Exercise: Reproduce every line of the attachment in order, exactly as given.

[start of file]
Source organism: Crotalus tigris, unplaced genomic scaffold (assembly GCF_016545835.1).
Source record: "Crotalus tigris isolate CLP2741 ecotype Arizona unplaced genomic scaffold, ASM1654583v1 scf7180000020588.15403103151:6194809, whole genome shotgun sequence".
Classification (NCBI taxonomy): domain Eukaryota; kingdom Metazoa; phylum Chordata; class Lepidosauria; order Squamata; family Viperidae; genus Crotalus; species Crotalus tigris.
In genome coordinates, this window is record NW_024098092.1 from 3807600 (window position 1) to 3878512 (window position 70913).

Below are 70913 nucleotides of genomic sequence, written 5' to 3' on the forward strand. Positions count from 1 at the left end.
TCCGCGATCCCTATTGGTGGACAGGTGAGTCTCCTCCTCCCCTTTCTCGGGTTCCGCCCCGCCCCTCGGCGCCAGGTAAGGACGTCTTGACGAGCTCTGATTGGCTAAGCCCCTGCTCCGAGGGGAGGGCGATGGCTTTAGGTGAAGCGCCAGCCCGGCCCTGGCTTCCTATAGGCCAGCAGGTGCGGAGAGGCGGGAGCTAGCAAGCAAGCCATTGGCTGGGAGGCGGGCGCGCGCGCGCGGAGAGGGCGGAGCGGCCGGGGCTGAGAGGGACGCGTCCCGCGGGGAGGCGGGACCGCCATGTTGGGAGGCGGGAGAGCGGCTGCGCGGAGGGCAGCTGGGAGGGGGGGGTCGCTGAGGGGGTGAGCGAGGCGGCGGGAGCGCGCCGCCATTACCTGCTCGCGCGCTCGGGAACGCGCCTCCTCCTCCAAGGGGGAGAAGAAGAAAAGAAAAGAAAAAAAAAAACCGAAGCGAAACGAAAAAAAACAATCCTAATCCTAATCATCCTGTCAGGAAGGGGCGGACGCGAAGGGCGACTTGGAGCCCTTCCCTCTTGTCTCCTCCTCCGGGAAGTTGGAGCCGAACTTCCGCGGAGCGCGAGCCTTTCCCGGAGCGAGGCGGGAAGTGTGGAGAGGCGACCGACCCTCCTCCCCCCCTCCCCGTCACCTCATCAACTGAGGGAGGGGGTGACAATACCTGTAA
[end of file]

Source organism: Crotalus tigris, unplaced genomic scaffold (assembly GCF_016545835.1).
Source record: "Crotalus tigris isolate CLP2741 ecotype Arizona unplaced genomic scaffold, ASM1654583v1 scf7180000020588.15403103151:6194809, whole genome shotgun sequence".
Classification (NCBI taxonomy): domain Eukaryota; kingdom Metazoa; phylum Chordata; class Lepidosauria; order Squamata; family Viperidae; genus Crotalus; species Crotalus tigris.
In genome coordinates, this window is record NW_024098092.1 from 3807600 (window position 1) to 3878512 (window position 70913).

Below are 70913 nucleotides of genomic sequence, written 5' to 3' on the forward strand. Positions count from 1 at the left end.
TCCGCGATCCCTATTGGTGGACAGGTGAGTCTCCTCCTCCCCTTTCTCGGGTTCCGCCCCGCCCCTCGGCGCCAGGTAAGGACGTCTTGACGAGCTCTGATTGGCTAAGCCCCTGCTCCGAGGGGAGGGCGATGGCTTTAGGTGAAGCGCCAGCCCGGCCCTGGCTTCCTATAGGCCAGCAGGTGCGGAGAGGCGGGAGCTAGCAAGCAAGCCATTGGCTGGGAGGCGGGCGCGCGCGCGCGGAGAGGGCGGAGCGGCCGGGGCTGAGAGGGACGCGTCCCGCGGGGAGGCGGGACCGCCATGTTGGGAGGCGGGAGAGCGGCTGCGCGGAGGGCAGCTGGGAGGGGGGGGTCGCTGAGGGGGTGAGCGAGGCGGCGGGAGCGCGCCGCCATTACCTGCTCGCGCGCTCGGGAACGCGCCTCCTCCTCCAAGGGGGAGAAGAAGAAAAGAAAAGAAAAAAAAAAACCGAAGCGAAACGAAAAAAAACAATCCTAATCCTAATCATCCTGTCAGGAAGGGGCGGACGCGAAGGGCGACTTGGAGCCCTTCCCTCTTGTCTCCTCCTCCGGGAAGTTGGAGCCGAACTTCCGCGGAGCGCGAGCCTTTCCCGGAGCGAGGCGGGAAGTGTGGAGAGGCGACCGACCCTCCTCCCCCCCTCCCCGTCACCTCATCAACTGAGGGAGGGGGTGACAATACCTGTAA